Remodel for the Future
If you renovate your home, start adding accessibility features early on, say experts
By Deborah Jeanne Sergeant
If you’re planning a home renovation, think ahead to when you may need accessibility features. They add value to your home should you sell someday. If you want to stay in your home, you’ll save money over making changes later, both because costs continue to go up and because retrofitting is usually more costly than making changes initially. Especially if you’re still working, it’s important to make home investments before your income is fixed.
“Usually what we find is when folks are in their mid-50s and they’re doing remodeling, they’re still not thinking of what happens when they get older or that they may get disabled,” said Miguel Millan, vice-president of 101 Mobility of Rochester. “They spend thousands on a bathroom that won’t do them any good in 5 to 15 years.”
He recommends installing a floor drain in the center of the bathroom so that clients who may become dependent on a caregiver can protect the floors from excess moisture. He said that an attractive drain can cost as little as $200 if the floors are open for renovation anyway.
Installing the sink plumbing from the wall instead of up from the floor can allow a vanity with wheelchair access so you won’t need to gut the floor later. Millan said that it’s not that difficult to make plumbing come from the wall.
He advises clients against tubs with doors because while the water is draining, the user must stay in it cold and shivering for a long time, especially if your home’s plumbing is older. Many municipalities don’t allow heat lamp installation over a tub.
Millan prefers a no-lip shower instead of a walk-in tub. Wheelchairs can roll in them and with a hand sprayer, many people can bathe independently for longer.
Jim Albright, 72, and owner of Albright Remodeling in Canandaigua, is a certified aging-in-place specialist designated by the National Association of Homebuilders.
He said that if you’re planning major work on a room, it’s important to widen the doorway to 32 inches to allow access to a standard wheelchair or walker.
“As much as possible, keep everything on the same level,” he added.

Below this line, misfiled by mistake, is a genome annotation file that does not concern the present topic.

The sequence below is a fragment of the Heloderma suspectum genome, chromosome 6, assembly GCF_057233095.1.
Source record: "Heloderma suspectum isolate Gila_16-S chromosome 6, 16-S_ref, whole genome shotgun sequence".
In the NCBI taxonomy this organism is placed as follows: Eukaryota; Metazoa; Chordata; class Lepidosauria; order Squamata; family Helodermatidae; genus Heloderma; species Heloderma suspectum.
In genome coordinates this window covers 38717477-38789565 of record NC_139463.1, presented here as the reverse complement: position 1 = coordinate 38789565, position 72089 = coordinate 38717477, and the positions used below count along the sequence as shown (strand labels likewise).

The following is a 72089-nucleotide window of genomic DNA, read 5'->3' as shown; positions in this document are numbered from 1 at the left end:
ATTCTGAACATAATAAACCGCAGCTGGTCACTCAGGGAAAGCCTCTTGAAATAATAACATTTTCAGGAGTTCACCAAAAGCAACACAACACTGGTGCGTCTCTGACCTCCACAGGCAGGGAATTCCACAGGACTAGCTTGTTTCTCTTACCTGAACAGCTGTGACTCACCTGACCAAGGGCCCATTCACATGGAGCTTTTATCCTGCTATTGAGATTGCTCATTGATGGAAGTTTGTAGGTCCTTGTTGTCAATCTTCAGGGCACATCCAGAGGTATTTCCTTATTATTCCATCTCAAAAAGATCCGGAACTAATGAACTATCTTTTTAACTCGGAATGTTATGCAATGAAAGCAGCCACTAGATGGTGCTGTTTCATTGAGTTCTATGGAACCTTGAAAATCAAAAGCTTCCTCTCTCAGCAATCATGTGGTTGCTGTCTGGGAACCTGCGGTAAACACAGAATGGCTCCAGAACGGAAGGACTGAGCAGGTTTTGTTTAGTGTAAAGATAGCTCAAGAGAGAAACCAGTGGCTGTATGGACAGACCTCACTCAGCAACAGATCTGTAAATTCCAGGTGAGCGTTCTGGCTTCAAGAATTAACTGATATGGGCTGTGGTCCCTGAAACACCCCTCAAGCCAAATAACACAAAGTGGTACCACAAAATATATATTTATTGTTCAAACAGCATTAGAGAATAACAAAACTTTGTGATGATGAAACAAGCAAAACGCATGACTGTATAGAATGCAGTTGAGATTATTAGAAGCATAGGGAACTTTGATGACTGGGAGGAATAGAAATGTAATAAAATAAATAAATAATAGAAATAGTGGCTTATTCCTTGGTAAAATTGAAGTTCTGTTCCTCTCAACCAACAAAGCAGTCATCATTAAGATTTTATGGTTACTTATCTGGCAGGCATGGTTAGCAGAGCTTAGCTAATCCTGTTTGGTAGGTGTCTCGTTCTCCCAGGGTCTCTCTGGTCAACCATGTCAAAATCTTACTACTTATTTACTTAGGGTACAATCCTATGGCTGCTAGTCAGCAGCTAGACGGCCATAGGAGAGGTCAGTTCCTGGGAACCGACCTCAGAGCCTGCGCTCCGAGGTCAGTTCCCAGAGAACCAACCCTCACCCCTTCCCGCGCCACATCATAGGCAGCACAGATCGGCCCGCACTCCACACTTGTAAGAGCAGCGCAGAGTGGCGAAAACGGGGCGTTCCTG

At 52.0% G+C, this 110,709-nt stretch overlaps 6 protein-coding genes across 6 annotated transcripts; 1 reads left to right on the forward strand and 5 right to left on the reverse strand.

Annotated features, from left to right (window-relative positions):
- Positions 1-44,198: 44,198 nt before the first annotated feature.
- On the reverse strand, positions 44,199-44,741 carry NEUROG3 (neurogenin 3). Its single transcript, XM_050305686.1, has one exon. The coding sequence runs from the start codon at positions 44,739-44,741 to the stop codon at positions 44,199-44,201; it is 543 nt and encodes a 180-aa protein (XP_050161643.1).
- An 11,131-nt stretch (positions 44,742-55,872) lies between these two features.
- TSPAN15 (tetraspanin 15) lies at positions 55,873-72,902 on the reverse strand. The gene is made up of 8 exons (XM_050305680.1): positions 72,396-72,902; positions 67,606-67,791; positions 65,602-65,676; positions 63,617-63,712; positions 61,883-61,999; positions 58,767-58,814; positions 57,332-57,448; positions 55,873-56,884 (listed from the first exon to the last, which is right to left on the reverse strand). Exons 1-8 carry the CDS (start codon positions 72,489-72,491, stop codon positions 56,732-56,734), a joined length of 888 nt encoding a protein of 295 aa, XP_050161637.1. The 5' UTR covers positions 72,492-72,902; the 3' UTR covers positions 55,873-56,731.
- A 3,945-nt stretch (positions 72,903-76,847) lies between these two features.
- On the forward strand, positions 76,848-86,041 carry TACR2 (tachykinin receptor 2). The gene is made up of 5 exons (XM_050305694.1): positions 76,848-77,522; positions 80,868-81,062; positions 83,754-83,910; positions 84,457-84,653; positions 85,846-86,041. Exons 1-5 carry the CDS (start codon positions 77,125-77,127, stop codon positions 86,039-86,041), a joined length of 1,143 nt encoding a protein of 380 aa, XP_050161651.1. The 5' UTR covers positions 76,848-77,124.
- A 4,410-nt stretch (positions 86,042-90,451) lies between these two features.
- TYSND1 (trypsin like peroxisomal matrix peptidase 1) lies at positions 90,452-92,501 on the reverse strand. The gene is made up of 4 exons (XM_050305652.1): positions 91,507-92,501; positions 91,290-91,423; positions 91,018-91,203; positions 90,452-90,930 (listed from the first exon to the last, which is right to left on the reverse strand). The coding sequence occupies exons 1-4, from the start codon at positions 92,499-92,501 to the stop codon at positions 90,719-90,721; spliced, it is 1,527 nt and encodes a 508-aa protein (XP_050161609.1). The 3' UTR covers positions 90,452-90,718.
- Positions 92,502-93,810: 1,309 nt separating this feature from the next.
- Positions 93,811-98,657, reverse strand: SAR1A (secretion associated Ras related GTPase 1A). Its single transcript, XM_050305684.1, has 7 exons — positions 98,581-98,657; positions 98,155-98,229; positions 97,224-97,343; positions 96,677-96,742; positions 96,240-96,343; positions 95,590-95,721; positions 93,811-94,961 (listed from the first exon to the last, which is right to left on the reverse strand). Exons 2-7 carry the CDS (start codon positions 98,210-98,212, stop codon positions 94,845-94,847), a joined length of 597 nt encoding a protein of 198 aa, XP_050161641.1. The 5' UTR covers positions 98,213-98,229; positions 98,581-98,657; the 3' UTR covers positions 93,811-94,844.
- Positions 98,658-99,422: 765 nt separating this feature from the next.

If you’re getting new flooring, avoid lips between rooms by having the old flooring stripped down far enough. It will cost more, but the result will look better and may spare you a tripping hazard later.
Consider moving the laundry to the first floor. Ideally, you should also have a bedroom and a bathroom on the first floor.
Albright also encourages clients, whenever possible, to have bedroom and bathroom doors swing out, rather than in so if someone falls in these fall-prone rooms, emergency help can open the door more easily. A fallen person may block a door from opening if it swings inward.
Though you may be decades away from needing grab bars in the bathroom, installing the blocking behind the sheetrock ensures that later installation will be much easier.
Albright said that at a recent renovation job, workers placed blocking behind the walls and photographed it with tape measures in the picture before installing drywall. That way, workers can later find the blocking with ease since stud finders aren’t as reliable as they may seem, according to Albright.
Dee Schwarts, director of aging services at Jewish Family Service of Rochester, said that even people who don’t need a wheelchair ramp at this point should think about the future possibility.
“You probably won’t want to add a ramp until you need it, but keep the areas open so you could build a ramp if you need it,” she said. “For every foot in ground space, you can go up an inch.”
Constructing a pergola too close to the back door may make it difficult to add a ramp later. But as with the other renovations, planning can help you age in place with greater ease.